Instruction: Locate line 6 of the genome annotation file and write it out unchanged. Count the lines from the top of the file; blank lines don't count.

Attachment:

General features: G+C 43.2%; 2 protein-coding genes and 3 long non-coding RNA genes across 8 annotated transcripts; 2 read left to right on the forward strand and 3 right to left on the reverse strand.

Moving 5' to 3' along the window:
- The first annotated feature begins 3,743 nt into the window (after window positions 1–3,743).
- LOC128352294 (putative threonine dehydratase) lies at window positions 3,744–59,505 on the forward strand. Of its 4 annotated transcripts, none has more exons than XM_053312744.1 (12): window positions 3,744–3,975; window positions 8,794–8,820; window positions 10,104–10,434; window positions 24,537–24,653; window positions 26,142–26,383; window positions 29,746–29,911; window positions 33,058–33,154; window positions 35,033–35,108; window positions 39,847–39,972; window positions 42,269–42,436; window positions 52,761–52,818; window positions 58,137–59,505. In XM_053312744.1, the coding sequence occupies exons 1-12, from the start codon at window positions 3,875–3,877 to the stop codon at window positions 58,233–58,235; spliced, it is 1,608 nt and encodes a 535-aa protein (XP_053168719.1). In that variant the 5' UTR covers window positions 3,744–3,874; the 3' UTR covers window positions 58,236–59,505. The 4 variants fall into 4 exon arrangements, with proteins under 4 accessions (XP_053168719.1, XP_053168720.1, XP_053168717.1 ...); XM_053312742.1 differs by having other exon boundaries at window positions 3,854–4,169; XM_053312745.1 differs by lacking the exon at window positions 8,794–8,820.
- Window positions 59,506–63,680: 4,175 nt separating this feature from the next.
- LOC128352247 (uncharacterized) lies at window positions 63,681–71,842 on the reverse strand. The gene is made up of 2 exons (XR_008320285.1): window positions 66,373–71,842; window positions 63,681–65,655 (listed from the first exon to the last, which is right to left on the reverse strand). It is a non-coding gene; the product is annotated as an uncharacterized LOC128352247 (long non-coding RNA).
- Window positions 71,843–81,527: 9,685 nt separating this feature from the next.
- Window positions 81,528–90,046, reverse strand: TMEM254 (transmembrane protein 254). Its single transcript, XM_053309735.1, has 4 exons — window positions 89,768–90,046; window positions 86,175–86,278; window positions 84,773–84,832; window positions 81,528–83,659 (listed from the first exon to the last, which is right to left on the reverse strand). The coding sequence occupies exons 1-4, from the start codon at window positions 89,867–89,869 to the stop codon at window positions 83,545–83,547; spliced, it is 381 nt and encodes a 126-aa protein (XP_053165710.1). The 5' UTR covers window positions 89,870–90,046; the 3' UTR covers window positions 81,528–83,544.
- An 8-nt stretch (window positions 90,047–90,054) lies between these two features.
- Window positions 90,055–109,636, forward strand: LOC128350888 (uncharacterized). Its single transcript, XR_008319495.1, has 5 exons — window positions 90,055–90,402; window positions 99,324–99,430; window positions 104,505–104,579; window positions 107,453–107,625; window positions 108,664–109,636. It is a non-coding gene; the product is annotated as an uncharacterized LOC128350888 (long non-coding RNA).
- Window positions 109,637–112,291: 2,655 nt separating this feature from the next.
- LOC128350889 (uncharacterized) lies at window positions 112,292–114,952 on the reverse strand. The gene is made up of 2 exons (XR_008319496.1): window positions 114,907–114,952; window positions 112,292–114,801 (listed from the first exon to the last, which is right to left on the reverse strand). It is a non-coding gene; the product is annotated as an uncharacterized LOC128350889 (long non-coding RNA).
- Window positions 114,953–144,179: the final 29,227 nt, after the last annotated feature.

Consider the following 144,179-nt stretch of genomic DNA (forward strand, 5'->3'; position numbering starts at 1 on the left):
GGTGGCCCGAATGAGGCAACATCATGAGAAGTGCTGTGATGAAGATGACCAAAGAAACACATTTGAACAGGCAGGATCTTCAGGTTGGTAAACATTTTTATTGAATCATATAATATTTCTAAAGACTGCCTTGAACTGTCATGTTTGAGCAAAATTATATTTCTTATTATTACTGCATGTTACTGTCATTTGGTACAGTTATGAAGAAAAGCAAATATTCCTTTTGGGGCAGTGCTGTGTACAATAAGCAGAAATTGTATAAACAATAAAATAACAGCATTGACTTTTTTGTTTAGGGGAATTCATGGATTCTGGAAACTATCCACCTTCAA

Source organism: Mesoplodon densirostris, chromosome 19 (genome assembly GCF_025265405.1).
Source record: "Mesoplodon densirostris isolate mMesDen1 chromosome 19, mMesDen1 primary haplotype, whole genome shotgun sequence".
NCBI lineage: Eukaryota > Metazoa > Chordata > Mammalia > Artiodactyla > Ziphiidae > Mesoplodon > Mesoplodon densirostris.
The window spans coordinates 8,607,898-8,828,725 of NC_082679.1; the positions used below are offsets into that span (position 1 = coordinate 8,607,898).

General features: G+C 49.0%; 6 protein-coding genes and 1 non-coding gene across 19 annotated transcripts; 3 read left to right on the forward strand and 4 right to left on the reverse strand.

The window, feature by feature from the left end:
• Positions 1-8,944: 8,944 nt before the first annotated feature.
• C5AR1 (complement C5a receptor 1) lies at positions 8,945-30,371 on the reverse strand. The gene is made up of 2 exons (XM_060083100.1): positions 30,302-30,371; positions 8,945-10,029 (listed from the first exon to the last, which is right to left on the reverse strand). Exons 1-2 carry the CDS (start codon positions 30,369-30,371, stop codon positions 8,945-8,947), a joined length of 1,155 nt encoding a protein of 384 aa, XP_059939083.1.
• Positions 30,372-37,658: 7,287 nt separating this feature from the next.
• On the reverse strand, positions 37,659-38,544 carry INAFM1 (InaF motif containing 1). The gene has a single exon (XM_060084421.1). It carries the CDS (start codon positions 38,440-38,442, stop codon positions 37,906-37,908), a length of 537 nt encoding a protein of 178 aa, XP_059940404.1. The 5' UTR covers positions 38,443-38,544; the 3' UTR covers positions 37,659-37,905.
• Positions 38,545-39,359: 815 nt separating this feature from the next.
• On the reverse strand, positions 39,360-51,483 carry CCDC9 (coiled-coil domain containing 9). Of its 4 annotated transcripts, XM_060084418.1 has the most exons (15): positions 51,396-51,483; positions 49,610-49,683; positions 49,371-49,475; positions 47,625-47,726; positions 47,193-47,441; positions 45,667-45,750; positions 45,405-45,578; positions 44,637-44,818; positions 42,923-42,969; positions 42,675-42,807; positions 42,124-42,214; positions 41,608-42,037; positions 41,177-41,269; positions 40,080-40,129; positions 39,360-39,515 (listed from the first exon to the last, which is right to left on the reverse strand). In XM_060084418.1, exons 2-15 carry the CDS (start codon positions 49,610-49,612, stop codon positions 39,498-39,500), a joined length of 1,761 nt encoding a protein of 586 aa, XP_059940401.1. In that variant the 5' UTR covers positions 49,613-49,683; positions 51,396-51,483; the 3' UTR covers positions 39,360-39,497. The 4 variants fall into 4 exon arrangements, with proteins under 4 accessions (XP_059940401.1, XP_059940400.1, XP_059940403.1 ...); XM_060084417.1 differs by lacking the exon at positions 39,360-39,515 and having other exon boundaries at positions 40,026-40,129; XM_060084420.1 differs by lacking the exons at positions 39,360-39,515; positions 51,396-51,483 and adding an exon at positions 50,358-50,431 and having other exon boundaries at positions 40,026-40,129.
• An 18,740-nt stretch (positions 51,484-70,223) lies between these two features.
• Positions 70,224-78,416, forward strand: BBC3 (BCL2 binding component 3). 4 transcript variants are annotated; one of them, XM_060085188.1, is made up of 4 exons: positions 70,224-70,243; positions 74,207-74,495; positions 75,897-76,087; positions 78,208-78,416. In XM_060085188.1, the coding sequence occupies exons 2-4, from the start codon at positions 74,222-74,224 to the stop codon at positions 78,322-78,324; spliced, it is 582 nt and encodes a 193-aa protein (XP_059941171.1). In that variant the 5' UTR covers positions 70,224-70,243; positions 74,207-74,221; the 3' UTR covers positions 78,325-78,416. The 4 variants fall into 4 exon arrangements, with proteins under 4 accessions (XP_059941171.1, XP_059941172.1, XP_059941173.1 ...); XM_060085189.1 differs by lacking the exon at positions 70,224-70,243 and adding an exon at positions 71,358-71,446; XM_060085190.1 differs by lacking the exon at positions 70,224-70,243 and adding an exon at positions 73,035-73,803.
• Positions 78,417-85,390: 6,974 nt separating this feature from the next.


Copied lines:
- LOC128352247 (uncharacterized) lies at window positions 63,681–71,842 on the reverse strand. The gene is made up of 2 exons (XR_008320285.1): window positions 66,373–71,842; window positions 63,681–65,655 (listed from the first exon to the last, which is right to left on the reverse strand). It is a non-coding gene; the product is annotated as an uncharacterized LOC128352247 (long non-coding RNA).